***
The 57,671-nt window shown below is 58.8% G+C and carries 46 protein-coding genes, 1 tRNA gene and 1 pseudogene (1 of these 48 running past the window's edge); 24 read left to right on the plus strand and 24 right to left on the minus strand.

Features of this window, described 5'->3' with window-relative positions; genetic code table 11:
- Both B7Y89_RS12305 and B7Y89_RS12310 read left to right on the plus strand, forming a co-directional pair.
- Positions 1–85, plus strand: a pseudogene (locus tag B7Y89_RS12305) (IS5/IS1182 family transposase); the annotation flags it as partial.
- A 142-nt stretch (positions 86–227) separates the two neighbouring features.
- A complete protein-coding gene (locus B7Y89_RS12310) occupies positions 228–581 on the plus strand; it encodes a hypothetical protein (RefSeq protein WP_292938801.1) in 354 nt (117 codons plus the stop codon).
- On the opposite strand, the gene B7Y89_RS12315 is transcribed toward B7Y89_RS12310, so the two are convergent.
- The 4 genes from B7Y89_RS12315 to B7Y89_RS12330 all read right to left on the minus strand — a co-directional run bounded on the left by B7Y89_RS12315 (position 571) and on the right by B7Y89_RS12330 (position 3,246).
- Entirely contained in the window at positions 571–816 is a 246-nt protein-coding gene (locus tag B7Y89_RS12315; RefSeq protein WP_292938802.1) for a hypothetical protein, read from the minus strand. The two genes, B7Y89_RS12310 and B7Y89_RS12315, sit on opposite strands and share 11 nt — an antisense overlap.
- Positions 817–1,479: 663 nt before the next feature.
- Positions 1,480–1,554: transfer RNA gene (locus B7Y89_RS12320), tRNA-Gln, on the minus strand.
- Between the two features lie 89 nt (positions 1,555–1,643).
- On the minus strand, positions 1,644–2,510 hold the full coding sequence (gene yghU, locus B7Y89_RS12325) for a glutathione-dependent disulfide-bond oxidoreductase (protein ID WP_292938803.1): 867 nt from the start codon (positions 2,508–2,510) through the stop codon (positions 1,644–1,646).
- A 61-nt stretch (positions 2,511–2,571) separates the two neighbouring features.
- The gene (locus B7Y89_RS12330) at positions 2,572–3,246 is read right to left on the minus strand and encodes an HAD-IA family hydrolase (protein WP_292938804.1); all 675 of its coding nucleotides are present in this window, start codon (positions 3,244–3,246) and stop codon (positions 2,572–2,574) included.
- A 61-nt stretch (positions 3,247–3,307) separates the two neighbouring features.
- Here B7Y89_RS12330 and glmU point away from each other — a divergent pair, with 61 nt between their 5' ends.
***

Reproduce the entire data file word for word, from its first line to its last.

The 57,671-nt window shown below is 58.8% G+C and carries 46 protein-coding genes, 1 tRNA gene and 1 pseudogene (1 of these 48 running past the window's edge); 24 read left to right on the plus strand and 24 right to left on the minus strand.

Features of this window, described 5'->3' with window-relative positions; genetic code table 11:
- Both B7Y89_RS12305 and B7Y89_RS12310 read left to right on the plus strand, forming a co-directional pair.
- Positions 1–85, plus strand: a pseudogene (locus tag B7Y89_RS12305) (IS5/IS1182 family transposase); the annotation flags it as partial.
- A 142-nt stretch (positions 86–227) separates the two neighbouring features.
- A complete protein-coding gene (locus B7Y89_RS12310) occupies positions 228–581 on the plus strand; it encodes a hypothetical protein (RefSeq protein WP_292938801.1) in 354 nt (117 codons plus the stop codon).
- On the opposite strand, the gene B7Y89_RS12315 is transcribed toward B7Y89_RS12310, so the two are convergent.
- The 4 genes from B7Y89_RS12315 to B7Y89_RS12330 all read right to left on the minus strand — a co-directional run bounded on the left by B7Y89_RS12315 (position 571) and on the right by B7Y89_RS12330 (position 3,246).
- Entirely contained in the window at positions 571–816 is a 246-nt protein-coding gene (locus tag B7Y89_RS12315; RefSeq protein WP_292938802.1) for a hypothetical protein, read from the minus strand. The two genes, B7Y89_RS12310 and B7Y89_RS12315, sit on opposite strands and share 11 nt — an antisense overlap.
- Positions 817–1,479: 663 nt before the next feature.
- Positions 1,480–1,554: transfer RNA gene (locus B7Y89_RS12320), tRNA-Gln, on the minus strand.
- Between the two features lie 89 nt (positions 1,555–1,643).
- On the minus strand, positions 1,644–2,510 hold the full coding sequence (gene yghU, locus B7Y89_RS12325) for a glutathione-dependent disulfide-bond oxidoreductase (protein ID WP_292938803.1): 867 nt from the start codon (positions 2,508–2,510) through the stop codon (positions 1,644–1,646).
- A 61-nt stretch (positions 2,511–2,571) separates the two neighbouring features.
- The gene (locus B7Y89_RS12330) at positions 2,572–3,246 is read right to left on the minus strand and encodes an HAD-IA family hydrolase (protein WP_292938804.1); all 675 of its coding nucleotides are present in this window, start codon (positions 3,244–3,246) and stop codon (positions 2,572–2,574) included.
- A 61-nt stretch (positions 3,247–3,307) separates the two neighbouring features.
- Here B7Y89_RS12330 and glmU point away from each other — a divergent pair, with 61 nt between their 5' ends.